We quickly made our way to the Bellevue Telepherique, and were soon on the Tram up to Nig Aidle. The weather was fine at this point, becoming swelteringly hot. A couple of hours later we arrived at the Tete Rousse Glacier. We would be crossing the Grand Couloir at the worst time of day! There are some pretty horrific videos on You Tube to prove the point. After a quick enquiry with a warden we were relieved to be told it was calm.


After what seemed eternity, and lots of energy used up, we finally arrived at the Gouter hut, just as the weather started to come in. A quick study of the route, a sachet of dehydrated food and we were in bed for 8pm. It was not long before the alarms sounded (not that we were asleep). It was 1:30am, time to get up.


Monday morning, we had breakfast, geared up and left the comfort of the hut. By now it was 2:45am. It was pitch black, with the exception of a half moon, and the glow of the lights in the valley below, as if Chamonix was still awake. It was a beautiful setting. I started walking the ridge up to Dome Gouter, with only two parties in front. Their head torches highlighted the way.


After an hour and a half we were on the Dome Gouter. The shadow of the giant mountain beyond rose out of the darkness. Soon after we were at the Vallot hut, and then on to the Bosses ridge. As the exposure increased, so did the faint glow of light on the horizon in the east. We plodded on up the ridge, stopping to rest more and more frequently as the realisation we were over 4000m kicked in. Mont Blanc is one of those mountains that you think you can see the summit, only to arrive and see another. The gradual sunrise and breath taking views to keep you going, and before long we were having the obligatory hand-shake, only this time at 4810m. We had done it! Although we were only half way! We hung around on the summit for 10 minutes or so, and then started our descent.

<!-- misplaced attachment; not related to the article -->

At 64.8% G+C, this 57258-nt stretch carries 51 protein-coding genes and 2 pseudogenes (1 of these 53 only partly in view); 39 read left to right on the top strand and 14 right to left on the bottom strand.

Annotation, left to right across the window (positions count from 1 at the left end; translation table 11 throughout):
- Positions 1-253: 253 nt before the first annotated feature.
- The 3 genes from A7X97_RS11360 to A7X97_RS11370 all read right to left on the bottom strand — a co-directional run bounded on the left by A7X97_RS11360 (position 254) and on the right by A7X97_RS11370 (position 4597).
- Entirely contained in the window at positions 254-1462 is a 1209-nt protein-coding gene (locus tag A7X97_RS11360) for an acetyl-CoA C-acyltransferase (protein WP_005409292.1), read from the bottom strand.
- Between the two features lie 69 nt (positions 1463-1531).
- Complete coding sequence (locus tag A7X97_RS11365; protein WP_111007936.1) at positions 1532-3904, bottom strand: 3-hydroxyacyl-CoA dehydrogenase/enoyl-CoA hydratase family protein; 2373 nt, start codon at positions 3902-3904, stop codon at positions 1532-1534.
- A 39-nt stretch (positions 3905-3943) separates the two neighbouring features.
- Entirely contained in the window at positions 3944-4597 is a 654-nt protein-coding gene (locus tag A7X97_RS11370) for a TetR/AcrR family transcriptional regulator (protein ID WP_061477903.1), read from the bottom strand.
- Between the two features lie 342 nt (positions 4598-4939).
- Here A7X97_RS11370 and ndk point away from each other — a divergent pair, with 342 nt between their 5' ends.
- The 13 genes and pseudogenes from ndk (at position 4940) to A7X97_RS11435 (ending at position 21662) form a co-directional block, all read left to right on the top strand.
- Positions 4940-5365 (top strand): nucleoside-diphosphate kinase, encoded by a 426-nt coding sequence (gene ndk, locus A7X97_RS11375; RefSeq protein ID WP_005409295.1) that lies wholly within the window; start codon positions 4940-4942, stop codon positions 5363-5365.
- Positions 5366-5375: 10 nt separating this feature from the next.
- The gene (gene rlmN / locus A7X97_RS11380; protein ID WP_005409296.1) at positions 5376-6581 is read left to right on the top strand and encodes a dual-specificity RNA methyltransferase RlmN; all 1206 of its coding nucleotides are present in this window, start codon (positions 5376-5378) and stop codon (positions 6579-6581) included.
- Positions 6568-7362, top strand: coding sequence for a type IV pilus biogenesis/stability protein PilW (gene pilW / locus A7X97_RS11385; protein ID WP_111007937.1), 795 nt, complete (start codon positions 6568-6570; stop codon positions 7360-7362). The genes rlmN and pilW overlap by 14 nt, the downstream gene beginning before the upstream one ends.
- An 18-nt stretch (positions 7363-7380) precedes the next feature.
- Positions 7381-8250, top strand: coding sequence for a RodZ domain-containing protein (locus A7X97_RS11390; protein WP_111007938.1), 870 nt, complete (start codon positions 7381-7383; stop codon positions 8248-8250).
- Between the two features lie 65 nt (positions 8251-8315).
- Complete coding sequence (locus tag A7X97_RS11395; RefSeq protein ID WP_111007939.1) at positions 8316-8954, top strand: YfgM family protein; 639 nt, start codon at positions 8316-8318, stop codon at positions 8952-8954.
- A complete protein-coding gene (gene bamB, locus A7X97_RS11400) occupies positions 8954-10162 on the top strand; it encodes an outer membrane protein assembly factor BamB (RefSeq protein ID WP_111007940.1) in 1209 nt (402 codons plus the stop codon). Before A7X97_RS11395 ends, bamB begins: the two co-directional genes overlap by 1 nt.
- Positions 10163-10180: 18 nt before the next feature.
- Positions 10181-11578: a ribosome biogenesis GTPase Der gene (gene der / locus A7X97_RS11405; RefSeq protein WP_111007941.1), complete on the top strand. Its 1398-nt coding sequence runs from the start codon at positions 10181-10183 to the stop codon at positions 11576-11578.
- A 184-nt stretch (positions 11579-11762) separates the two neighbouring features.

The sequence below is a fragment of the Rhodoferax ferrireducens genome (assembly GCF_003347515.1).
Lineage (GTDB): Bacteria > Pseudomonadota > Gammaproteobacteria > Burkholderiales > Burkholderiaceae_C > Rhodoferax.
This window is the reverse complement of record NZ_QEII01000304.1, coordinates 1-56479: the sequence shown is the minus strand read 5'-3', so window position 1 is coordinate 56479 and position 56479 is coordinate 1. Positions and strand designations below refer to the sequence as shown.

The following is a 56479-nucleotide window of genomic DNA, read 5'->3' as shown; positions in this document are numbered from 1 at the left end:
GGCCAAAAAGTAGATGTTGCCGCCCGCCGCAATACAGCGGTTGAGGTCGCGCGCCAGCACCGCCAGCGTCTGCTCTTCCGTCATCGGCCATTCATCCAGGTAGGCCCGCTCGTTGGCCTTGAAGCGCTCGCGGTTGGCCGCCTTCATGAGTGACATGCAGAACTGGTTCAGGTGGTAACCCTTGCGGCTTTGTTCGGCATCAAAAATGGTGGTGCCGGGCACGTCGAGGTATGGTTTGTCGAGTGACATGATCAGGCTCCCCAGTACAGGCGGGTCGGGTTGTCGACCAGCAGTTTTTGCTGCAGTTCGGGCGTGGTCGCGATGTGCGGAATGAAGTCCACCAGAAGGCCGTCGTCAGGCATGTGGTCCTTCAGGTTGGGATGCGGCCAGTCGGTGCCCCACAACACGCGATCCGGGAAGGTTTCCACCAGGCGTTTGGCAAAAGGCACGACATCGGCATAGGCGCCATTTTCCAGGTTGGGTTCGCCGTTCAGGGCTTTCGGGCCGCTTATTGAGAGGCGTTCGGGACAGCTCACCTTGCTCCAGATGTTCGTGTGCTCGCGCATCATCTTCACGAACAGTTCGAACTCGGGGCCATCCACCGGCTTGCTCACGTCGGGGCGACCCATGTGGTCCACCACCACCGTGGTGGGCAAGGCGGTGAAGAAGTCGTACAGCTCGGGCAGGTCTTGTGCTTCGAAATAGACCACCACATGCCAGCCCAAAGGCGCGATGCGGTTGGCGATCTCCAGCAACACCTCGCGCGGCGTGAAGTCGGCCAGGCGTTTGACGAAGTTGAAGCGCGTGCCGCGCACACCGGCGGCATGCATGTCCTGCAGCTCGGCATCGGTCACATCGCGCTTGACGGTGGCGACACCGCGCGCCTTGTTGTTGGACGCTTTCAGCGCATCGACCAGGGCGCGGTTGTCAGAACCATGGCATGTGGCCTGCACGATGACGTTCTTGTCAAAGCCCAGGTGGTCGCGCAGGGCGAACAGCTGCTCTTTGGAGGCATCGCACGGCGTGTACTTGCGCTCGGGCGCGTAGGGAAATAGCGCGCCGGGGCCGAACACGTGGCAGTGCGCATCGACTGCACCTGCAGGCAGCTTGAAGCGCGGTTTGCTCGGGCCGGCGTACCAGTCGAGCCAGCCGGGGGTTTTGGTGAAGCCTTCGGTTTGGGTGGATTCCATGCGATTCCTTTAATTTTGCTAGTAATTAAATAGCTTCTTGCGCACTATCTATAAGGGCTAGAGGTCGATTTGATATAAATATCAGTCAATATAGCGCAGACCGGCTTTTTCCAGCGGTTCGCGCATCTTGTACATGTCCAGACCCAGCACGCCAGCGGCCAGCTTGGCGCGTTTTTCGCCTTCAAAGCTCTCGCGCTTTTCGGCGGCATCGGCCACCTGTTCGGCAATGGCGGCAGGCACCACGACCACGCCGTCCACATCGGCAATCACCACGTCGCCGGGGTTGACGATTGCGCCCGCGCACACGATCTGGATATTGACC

The descent seemed to take forever. Trying to convince ourselves that the uphill parts of the descent were not there on the way up. By now the effects of the altitude were kicking in. We both had headaches, so tried to get lower down as soon as we could. We finally arrived at the Gouter hut and put our gear away. Those who had stayed the night at the Tete Rousse hut were just making their way passed the Gouter. The thought of doing the Gouter scramble and then Mont Blanc was not appealing. It was around 9:00am now, and we started the rocky (which was now a snowy) descent toward the Grand Couloir. There seemed to be a small amount of rock fall, triggered by walkers above. Ironically our experience of the Grand Couloir was rock fall in the morning and not the afternoon!



After what seemed like an extremely long day, it was actually only lunch time. We had arrived at the tram, made our way down the lifts and were in a café bar at 12:30pm. The beer never tasted so good! That night we packed our base up, went for a fondue and set off early the next morning. Another day of driving, we arrived back home for around 10:30pm. All in all, a fantastic experience, with some extreme amount of luck thrown in to enable me to achieve my dream, even if it wasn’t by the Trois Monts.



Simon Gladstone